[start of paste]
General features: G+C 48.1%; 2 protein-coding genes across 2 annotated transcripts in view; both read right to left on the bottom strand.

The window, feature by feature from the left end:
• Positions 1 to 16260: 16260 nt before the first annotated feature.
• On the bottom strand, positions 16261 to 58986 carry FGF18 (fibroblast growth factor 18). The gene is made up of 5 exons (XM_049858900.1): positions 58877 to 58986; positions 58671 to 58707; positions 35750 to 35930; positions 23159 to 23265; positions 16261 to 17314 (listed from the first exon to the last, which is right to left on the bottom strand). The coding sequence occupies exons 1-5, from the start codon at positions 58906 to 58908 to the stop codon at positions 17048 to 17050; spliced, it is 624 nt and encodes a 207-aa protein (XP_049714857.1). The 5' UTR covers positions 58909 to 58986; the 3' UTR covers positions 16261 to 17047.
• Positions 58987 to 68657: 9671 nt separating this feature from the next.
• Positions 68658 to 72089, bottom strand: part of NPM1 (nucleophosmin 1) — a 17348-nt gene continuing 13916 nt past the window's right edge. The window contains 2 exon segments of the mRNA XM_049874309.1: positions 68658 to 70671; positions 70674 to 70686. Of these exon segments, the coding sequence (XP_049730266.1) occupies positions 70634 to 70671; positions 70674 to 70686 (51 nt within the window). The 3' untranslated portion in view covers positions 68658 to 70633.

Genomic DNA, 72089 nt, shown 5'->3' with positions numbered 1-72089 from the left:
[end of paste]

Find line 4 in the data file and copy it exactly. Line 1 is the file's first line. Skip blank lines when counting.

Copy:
• On the bottom strand, positions 16261 to 58986 carry FGF18 (fibroblast growth factor 18). The gene is made up of 5 exons (XM_049858900.1): positions 58877 to 58986; positions 58671 to 58707; positions 35750 to 35930; positions 23159 to 23265; positions 16261 to 17314 (listed from the first exon to the last, which is right to left on the bottom strand). The coding sequence occupies exons 1-5, from the start codon at positions 58906 to 58908 to the stop codon at positions 17048 to 17050; spliced, it is 624 nt and encodes a 207-aa protein (XP_049714857.1). The 5' UTR covers positions 58909 to 58986; the 3' UTR covers positions 16261 to 17047.